“The Drop” a Gritty Career Finale for James Gandolfini
By Skip Sheffield
Rest in peace big Jim Gandolfini.
It’s been over a year since James Gandolfini’s untimely death in Rome at age 51. “The Drop,” Gandolfini’s last movie starring role, is only just now hitting theaters.
Gandolfini returns to his familiar rough, gruff, tough guy persona as “Cousin Marv,” the proprietor of a Brooklyn bar of the same name. Marv used to own the bar, but he has been squeezed out by violent Chechen thugs who are the new landlords. The screenplay was written by Dennis LeHane (“Shutter Island”), based on his original short story “Animal Rescue.”
The rescued animal is a young pit bull saved by Bob Saginowski (Tom Hardy), the bartender at Cousin Marv’s bar.
Bob is a pretty tough guy himself, but he is quiet and modest, with a soft side for defenseless, struggling people and animals. When Bob hears a dog whimpering, he lifts the lid of a garbage can and discovers the little gray pup, bloody and battered.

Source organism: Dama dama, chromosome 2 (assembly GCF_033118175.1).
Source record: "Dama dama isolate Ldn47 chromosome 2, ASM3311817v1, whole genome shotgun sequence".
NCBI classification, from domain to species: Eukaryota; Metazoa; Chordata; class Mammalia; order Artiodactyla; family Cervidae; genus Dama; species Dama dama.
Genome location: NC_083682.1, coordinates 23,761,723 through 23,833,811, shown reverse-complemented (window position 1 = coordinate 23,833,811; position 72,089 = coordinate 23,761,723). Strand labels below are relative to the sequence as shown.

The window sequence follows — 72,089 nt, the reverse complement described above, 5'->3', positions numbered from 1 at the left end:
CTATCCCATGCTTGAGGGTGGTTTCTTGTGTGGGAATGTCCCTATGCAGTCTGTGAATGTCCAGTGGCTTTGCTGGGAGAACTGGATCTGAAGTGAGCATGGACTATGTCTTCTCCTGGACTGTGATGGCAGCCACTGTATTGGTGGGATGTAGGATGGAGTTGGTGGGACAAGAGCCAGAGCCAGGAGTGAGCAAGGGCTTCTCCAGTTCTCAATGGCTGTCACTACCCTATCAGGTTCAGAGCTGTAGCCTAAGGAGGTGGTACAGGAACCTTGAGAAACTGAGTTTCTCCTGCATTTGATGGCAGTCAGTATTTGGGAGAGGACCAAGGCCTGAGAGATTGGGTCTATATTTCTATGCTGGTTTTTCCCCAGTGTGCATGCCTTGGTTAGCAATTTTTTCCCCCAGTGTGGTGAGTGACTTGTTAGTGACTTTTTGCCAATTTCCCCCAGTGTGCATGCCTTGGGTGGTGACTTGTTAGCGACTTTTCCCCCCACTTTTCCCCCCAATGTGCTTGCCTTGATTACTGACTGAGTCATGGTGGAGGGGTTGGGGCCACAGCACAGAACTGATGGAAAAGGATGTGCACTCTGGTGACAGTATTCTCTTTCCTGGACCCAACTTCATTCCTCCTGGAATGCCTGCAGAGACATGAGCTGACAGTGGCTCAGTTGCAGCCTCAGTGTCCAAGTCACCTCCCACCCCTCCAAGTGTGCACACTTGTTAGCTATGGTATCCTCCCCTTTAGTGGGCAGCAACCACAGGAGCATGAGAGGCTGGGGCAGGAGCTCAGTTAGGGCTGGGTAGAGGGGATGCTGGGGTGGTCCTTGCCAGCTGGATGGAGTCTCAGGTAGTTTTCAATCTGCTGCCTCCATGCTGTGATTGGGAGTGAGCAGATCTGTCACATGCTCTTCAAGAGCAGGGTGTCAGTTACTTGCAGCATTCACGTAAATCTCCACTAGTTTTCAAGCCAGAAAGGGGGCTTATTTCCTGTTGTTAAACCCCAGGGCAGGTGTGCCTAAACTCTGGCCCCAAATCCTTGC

Bob knocks on the door of the house where he found the dog and he is greeted, very tentatively, by a pretty young woman named Nadia (Noomi Rapace of “Girl with the Dragon Tattoo”). Nadia lets down her guard enough to allow Bob into her house to clean up and comfort the dog, who he calls Rocco.
“The Drop,” which refers to a money-laundering operation, is more about Bob than Marv. There is a lot more to Bob than meets the eye, and British-born Tom Handy is an actor with just the right calm but menacing intensity to pull it off.
There are a lot of creeps, thugs and losers in “The Drop.” The worst is a guy named Eric Deeds (Matthias Schoenaerts) who claims to own the dog and threatens to harm him more. Furthermore Eric claims to be the boyfriend of Nadia, though she obviously dislikes and fears him. Clearly something will have to be done about Eric Deeds.
Though “The Drop” is Gandolfini’s last role, it is not among his best. Marv is really a supporting role. I prefer to remember Gandolfini with “Enough Said,” the charming, wistful romance co-starring Julia Louis-Dreyfus, released last year. Gandolfini’s shy, battered suitor was a far richer, more compelling and endearing role by which to remember him.